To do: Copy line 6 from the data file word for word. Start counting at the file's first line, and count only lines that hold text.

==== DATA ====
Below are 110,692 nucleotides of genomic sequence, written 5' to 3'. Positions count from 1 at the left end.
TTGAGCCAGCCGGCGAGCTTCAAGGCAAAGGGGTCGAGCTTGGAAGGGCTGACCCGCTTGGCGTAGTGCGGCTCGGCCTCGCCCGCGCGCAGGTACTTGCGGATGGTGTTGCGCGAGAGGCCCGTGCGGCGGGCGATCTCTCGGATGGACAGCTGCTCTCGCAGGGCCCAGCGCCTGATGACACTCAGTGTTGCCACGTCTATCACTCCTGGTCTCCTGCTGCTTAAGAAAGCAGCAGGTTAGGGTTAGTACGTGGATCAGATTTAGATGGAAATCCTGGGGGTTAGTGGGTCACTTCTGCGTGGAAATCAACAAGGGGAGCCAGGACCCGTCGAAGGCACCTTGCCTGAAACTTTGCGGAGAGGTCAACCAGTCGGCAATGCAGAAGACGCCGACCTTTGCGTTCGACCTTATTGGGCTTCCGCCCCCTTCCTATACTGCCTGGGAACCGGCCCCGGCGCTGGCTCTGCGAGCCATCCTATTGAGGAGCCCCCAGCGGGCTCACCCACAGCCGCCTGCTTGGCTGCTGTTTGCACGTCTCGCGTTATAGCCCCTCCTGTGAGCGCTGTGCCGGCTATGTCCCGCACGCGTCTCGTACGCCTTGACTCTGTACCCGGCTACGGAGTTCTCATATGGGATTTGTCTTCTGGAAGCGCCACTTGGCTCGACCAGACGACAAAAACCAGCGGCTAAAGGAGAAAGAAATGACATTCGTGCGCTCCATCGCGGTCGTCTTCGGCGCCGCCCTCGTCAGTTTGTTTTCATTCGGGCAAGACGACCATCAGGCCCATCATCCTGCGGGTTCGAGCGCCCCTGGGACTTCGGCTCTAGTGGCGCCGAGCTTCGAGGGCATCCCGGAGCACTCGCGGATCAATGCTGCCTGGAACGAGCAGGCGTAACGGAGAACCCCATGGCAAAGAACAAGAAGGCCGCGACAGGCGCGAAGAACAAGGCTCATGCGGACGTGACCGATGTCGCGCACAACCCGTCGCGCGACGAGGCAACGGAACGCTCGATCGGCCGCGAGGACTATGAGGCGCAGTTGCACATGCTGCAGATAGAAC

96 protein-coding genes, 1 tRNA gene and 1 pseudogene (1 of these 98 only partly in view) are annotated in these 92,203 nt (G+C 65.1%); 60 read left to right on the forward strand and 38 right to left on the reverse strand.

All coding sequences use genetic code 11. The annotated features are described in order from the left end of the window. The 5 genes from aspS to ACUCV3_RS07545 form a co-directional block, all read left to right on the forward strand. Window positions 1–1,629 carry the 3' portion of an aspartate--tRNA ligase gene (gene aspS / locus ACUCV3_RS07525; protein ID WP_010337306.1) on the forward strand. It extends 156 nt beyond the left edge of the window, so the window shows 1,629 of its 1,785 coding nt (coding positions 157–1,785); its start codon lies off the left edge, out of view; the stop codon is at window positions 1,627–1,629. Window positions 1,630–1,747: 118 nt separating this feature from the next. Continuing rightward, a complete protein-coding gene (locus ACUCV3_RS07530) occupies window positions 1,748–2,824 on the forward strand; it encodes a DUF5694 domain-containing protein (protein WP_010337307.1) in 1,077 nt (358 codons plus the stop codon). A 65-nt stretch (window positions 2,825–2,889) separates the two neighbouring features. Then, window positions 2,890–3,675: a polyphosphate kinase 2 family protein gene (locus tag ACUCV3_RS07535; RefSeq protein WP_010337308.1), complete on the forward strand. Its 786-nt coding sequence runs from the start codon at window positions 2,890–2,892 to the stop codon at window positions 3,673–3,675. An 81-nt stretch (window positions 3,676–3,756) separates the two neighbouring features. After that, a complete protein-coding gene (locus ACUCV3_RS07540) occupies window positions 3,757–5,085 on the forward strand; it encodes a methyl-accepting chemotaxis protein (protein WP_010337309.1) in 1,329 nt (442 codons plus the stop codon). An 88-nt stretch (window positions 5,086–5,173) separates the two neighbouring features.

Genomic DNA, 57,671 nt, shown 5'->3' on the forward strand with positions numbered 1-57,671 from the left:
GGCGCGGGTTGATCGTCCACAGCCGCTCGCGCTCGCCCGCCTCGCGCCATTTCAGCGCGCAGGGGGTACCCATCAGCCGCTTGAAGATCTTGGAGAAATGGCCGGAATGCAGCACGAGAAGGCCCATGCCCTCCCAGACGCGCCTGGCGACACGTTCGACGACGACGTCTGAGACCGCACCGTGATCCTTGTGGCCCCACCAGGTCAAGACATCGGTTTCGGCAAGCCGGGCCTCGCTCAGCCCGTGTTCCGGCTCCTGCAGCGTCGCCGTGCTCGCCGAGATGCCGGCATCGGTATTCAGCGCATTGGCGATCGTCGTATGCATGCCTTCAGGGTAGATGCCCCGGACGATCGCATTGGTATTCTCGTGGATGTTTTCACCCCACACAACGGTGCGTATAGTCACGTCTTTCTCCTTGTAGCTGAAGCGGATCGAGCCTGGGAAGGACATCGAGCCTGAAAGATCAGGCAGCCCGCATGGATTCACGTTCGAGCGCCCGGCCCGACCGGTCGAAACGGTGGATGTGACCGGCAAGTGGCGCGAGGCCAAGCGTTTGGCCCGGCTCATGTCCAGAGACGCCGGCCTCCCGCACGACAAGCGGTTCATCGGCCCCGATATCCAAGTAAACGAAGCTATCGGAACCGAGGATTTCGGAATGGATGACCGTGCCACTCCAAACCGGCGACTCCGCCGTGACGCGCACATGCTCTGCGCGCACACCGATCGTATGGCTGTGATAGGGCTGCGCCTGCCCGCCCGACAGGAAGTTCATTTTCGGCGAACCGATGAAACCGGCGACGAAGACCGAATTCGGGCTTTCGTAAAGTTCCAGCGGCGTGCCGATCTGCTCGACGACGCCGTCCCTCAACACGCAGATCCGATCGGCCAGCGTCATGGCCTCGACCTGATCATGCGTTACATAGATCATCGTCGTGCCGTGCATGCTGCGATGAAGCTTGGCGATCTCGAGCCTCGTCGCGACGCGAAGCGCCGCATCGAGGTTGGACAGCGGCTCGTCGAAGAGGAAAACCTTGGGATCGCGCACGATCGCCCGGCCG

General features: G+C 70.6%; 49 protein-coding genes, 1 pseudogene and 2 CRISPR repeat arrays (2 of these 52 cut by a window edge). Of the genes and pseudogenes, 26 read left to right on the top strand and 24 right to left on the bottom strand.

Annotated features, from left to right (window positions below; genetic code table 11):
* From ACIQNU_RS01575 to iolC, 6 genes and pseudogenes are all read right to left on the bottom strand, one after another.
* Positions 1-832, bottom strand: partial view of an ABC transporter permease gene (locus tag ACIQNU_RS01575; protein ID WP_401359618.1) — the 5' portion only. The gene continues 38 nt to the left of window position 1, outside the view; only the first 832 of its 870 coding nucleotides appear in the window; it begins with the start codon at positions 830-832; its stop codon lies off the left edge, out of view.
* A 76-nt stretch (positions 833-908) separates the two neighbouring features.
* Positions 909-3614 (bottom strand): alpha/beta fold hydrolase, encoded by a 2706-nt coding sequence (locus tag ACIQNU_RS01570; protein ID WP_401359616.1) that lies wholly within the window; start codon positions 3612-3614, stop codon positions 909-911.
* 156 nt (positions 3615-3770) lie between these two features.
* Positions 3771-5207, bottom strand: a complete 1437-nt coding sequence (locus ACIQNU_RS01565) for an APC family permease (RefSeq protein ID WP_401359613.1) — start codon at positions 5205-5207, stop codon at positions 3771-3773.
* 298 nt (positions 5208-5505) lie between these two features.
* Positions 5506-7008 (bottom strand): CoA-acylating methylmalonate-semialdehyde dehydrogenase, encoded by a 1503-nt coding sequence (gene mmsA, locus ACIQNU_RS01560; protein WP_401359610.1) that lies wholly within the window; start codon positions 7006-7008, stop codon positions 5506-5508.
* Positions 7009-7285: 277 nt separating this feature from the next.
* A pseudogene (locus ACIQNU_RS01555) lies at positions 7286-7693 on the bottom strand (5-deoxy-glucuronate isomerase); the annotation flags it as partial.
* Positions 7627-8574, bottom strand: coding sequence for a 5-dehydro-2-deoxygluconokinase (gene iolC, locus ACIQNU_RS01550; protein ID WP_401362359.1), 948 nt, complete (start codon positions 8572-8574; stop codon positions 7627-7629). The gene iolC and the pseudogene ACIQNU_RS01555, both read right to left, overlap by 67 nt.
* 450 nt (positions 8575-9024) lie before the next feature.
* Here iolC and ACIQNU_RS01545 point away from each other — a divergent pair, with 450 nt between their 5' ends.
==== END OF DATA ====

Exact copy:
GGCGCGGGTTGATCGTCCACAGCCGCTCGCGCTCGCCCGCCTCGCGCCATTTCAGCGCGCAGGGGGTACCCATCAGCCGCTTGAAGATCTTGGAGAAATGGCCGGAATGCAGCACGAGAAGGCCCATGCCCTCCCAGACGCGCCTGGCGACACGTTCGACGACGACGTCTGAGACCGCACCGTGATCCTTGTGGCCCCACCAGGTCAAGACATCGGTTTCGGCAAGCCGGGCCTCGCTCAGCCCGTGTTCCGGCTCCTGCAGCGTCGCCGTGCTCGCCGAGATGCCGGCATCGGTATTCAGCGCATTGGCGATCGTCGTATGCATGCCTTCAGGGTAGATGCCCCGGACGATCGCATTGGTATTCTCGTGGATGTTTTCACCCCACACAACGGTGCGTATAGTCACGTCTTTCTCCTTGTAGCTGAAGCGGATCGAGCCTGGGAAGGACATCGAGCCTGAAAGATCAGGCAGCCCGCATGGATTCACGTTCGAGCGCCCGGCCCGACCGGTCGAAACGGTGGATGTGACCGGCAAGTGGCGCGAGGCCAAGCGTTTGGCCCGGCTCATGTCCAGAGACGCCGGCCTCCCGCACGACAAGCGGTTCATCGGCCCCGATATCCAAGTAAACGAAGCTATCGGAACCGAGGATTTCGGAATGGATGACCGTGCCACTCCAAACCGGCGACTCCGCCGTGACGCGCACATGCTCTGCGCGCACACCGATCGTATGGCTGTGATAGGGCTGCGCCTGCCCGCCCGACAGGAAGTTCATTTTCGGCGAACCGATGAAACCGGCGACGAAGACCGAATTCGGGCTTTCGTAAAGTTCCAGCGGCGTGCCGATCTGCTCGACGACGCCGTCCCTCAACACGCAGATCCGATCGGCCAGCGTCATGGCCTCGACCTGATCATGCGTTACATAGATCATCGTCGTGCCGTGCATGCTGCGATGAAGCTTGGCGATCTCGAGCCTCGTCGCGACGCGAAGCGCCGCATCGAGGTTGGACAGCGGCTCGTCGAAGAGGAAAACCTTGGGATCGCGCACGATCGCCCGGCCG